This world is full of adorable, talented, intelligent and expressive kids. I am a teacher; so, I have the privilege of working with dozens on a regular basis. I teach kids at conferences, drama camps, church and musical theatre.

It takes me about ten minutes, with a child, to know if he or she is from a healthy, loving family; or if, in fact, the child is the one in charge at home – running the family.

On day three of a drama camp, this past summer, a nine year old boy hadn’t been following my directions as to where he was to stand on the stage. I repeated my instructions a third time; because, I seriously thought he hadn’t heard me.
He finally spoke up, “I don’t want to stand there and why are you telling me what to do?”
I calmly smiled, “Because, I’m your teacher”.
He came back with, “You are not my teacher. This isn’t school.”
I continued with a much stronger answer, “I AM your teacher this week and from now on, when I give a direction, you will say, “Okay, Kathleen’- and, do it.”

He was so stunned at my response; he slowly obeyed and never talked back to me the rest of the week. In fact, he became my buddy. By the time opening night arrived, he asked for an extra hug before the show started.

When I met his parents, and saw his interaction with them, I knew the problem. He didn’t respect either one of them. He was ordering them around!

I see this scenario so often; I want to scream, “PLEASE, BE THE PARENT!”

Kids crave boundaries. Children need a strong foundation. They love people who care enough about them to demand respect.

I honestly do not want to send kids home from camp; but, if I don’t get respect from a child, I’m done. With a room full of kids who want to put on a musical, I won’t take time from the entire group to teach one child about respecting authority. That is the parents’ job.

The last two generations of parents have been so focused on kindness and encouraging individuality in their kids, they have completely neglected to be PARENTS.

The job of a parent is hard work. It is a huge responsibility and privilege; but, it does NOT include being your child’s best friend. Parents are to love, guide and teach their children…first.

Why do some parents spend months fanatically potty training children, teaching them the alphabet, teaching them to avoid poison, or open flames on the stove; but, allow the same children to argue with them at the dinner table?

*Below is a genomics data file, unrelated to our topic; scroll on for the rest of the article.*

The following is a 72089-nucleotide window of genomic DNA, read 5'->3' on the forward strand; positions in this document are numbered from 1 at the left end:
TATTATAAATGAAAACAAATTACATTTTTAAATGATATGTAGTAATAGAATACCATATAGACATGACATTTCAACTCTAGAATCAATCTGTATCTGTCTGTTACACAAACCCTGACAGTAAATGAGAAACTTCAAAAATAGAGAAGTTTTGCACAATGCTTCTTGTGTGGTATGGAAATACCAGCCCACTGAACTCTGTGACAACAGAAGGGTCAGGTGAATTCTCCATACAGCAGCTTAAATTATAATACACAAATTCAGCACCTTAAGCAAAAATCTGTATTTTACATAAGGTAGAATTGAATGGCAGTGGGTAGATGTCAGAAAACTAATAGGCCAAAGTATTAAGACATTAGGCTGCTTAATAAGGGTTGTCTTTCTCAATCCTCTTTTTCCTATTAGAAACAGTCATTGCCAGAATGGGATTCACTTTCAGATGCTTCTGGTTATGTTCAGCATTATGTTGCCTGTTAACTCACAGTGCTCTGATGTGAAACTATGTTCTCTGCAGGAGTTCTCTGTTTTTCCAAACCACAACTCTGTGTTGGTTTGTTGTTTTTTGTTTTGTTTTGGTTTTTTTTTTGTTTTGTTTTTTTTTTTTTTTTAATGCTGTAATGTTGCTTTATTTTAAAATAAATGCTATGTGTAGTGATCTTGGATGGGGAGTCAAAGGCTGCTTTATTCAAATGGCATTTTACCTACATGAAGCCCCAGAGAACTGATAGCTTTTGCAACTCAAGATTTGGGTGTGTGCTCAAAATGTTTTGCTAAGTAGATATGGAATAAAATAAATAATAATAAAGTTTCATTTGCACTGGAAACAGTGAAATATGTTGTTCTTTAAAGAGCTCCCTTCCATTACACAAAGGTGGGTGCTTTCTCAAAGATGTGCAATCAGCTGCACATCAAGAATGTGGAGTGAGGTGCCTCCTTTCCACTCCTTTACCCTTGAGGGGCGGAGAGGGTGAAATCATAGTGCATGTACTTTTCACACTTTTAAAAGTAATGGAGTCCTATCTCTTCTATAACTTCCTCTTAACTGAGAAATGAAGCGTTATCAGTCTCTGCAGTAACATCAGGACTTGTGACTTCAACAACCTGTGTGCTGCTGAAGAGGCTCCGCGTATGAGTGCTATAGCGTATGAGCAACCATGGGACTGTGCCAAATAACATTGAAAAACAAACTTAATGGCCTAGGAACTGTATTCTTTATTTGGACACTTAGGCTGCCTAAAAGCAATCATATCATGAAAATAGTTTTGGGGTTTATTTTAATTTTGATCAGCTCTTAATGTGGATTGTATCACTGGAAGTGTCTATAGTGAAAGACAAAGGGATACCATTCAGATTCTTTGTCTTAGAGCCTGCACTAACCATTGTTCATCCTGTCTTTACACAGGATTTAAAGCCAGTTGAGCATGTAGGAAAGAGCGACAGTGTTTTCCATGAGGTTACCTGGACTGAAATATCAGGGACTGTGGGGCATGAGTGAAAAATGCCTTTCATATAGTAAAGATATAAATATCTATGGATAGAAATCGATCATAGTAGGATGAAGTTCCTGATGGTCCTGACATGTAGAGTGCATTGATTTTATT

We have friends with an adorable three year old granddaughter. After an afternoon of watching her order her parents, and everyone else, around during lunch, she was no longer adorable and we were anxious to go home. Her dad was laughing hysterically as she told him “no.” “Do this.” “Do that.” She was literally throwing things at him she didn’t want. He kept saying, “Isn’t she smart?” The parents thought she was so cute. No one else thought she was cute.

Some parents are completely blind when it comes to their own kids and I’m sad for them. I’m even sadder for their child’s future kindergarten and first grade teachers.

The Bible has plenty to say about parenting. First and foremost, children must be taught to respect/honor their parents.
“Children, do what your parents tell you. This is only right.” “Honor your father and mother” is the first commandment that has a promise attached to it, namely, “so you will live well and have a long life.” (Eph. 6:1-3)

Until children respect their parents, they most likely will learn little else from them.

Secondly, children must be taught to love God.
“The Lord your God is one; so love the Lord God with all your passion and prayer and intelligence and energy, and love your neighbor as yourself.” (Mark 12)
“Write these commands that I’ve given you today on your hearts. Get them inside of you and then get them inside your children.” (Deut 6)

Children should not argue with, or correct, their parents. I see this happen weekly. It breaks my heart for a lot of reasons. The most important: the child who cannot respect authority will have a hard time respecting God. This is even far more serious than not respecting the laws of the land!

The most important words we taught our own three kids were: “Okay, mom” and “Okay, dad.” Our kids did not argue with us or correct us – period. After they had obeyed a direction we had given them, they could come and discuss their point of view.

“Do everything readily and cheerfully—no bickering, no second-guessing allowed! Go out into the world uncorrupted, a breath of fresh air in this squalid and polluted society. Provide people with a glimpse of good living and of the living God.” (Phil 2:14-16)

A child can begin learning respect by six months of age. However, it is never too late to start parenting your kids if they are still living under your roof.

Parents, I beg you, teach your children respect, and BE THE PARENT!!

(All scripture taken from The Message)


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